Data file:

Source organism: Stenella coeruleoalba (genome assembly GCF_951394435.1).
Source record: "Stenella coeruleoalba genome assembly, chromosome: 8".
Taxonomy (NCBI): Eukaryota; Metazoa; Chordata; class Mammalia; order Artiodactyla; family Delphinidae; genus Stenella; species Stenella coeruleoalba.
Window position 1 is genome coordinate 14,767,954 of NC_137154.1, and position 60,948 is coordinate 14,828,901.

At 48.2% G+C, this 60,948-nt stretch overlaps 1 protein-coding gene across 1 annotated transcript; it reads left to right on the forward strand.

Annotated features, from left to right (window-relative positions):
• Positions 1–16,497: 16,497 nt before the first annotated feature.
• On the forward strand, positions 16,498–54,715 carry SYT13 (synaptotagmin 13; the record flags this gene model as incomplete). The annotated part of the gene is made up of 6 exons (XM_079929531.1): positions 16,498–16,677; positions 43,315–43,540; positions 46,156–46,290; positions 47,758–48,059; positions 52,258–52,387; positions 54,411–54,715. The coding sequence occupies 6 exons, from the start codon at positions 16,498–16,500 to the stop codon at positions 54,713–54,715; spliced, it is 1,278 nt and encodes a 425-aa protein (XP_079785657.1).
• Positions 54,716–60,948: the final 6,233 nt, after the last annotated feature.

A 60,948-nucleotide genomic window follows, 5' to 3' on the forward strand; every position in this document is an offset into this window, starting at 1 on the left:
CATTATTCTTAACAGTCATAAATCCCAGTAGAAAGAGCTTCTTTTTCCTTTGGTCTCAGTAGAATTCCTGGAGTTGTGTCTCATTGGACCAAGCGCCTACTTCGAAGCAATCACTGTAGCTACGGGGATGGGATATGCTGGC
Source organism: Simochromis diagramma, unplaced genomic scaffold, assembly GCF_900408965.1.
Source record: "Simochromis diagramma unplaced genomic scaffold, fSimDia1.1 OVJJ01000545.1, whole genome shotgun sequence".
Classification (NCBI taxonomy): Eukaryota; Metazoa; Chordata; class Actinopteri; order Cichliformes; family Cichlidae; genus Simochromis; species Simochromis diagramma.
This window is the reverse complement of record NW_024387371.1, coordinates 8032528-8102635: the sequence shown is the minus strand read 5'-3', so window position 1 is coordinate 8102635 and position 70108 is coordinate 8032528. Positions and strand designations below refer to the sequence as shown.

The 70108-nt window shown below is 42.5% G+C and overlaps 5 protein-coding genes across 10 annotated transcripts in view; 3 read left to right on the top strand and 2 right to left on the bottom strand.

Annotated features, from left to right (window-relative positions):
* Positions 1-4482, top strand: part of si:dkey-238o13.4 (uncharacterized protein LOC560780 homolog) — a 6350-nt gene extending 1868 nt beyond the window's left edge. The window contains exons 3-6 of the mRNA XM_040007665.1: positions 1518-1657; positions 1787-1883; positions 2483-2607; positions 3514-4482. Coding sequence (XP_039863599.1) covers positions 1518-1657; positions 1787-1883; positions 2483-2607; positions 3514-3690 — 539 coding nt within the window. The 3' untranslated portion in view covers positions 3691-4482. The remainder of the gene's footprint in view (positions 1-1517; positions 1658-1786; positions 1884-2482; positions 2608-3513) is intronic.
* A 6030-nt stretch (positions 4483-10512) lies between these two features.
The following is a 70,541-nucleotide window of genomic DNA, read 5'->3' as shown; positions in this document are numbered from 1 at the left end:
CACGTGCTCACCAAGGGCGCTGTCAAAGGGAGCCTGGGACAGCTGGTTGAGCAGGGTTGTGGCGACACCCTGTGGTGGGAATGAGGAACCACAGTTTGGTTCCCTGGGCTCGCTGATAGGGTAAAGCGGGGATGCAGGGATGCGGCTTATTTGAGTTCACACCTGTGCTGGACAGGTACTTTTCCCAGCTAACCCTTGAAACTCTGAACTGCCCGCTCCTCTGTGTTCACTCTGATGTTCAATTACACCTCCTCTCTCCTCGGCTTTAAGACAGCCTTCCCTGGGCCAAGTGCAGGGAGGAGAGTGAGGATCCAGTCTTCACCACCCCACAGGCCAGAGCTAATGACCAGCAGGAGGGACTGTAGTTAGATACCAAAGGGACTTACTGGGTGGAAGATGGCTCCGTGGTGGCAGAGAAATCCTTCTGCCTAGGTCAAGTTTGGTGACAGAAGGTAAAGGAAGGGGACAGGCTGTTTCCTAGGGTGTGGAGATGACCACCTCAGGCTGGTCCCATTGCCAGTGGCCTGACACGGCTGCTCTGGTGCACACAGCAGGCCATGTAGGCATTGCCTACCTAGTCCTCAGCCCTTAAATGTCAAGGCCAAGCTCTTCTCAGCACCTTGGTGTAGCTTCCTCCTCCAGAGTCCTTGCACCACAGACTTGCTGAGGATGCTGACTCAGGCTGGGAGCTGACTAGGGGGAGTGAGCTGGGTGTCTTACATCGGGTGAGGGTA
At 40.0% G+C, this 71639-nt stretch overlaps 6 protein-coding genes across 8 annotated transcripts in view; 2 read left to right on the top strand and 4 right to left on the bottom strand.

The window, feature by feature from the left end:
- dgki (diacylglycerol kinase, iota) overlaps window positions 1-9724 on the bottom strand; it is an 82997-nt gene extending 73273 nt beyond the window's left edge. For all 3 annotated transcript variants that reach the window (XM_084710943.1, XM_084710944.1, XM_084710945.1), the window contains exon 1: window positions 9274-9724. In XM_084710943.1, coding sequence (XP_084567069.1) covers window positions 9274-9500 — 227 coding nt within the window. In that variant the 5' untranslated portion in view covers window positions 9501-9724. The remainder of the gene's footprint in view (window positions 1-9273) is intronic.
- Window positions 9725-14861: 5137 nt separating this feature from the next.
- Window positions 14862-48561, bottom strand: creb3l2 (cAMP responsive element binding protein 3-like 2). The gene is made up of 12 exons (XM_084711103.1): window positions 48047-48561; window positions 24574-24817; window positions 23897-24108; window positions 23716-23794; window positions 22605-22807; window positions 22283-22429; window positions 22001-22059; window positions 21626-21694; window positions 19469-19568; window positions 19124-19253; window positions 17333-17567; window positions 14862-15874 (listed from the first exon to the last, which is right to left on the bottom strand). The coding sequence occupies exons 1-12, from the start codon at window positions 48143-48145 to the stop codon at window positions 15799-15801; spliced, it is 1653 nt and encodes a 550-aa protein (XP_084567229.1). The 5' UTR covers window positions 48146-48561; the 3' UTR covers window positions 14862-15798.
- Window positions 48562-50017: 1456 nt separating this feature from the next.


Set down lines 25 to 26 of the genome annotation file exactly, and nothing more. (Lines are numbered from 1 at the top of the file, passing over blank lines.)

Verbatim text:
- Window positions 9725-14861: 5137 nt separating this feature from the next.
- Window positions 14862-48561, bottom strand: creb3l2 (cAMP responsive element binding protein 3-like 2). The gene is made up of 12 exons (XM_084711103.1): window positions 48047-48561; window positions 24574-24817; window positions 23897-24108; window positions 23716-23794; window positions 22605-22807; window positions 22283-22429; window positions 22001-22059; window positions 21626-21694; window positions 19469-19568; window positions 19124-19253; window positions 17333-17567; window positions 14862-15874 (listed from the first exon to the last, which is right to left on the bottom strand). The coding sequence occupies exons 1-12, from the start codon at window positions 48143-48145 to the stop codon at window positions 15799-15801; spliced, it is 1653 nt and encodes a 550-aa protein (XP_084567229.1). The 5' UTR covers window positions 48146-48561; the 3' UTR covers window positions 14862-15798.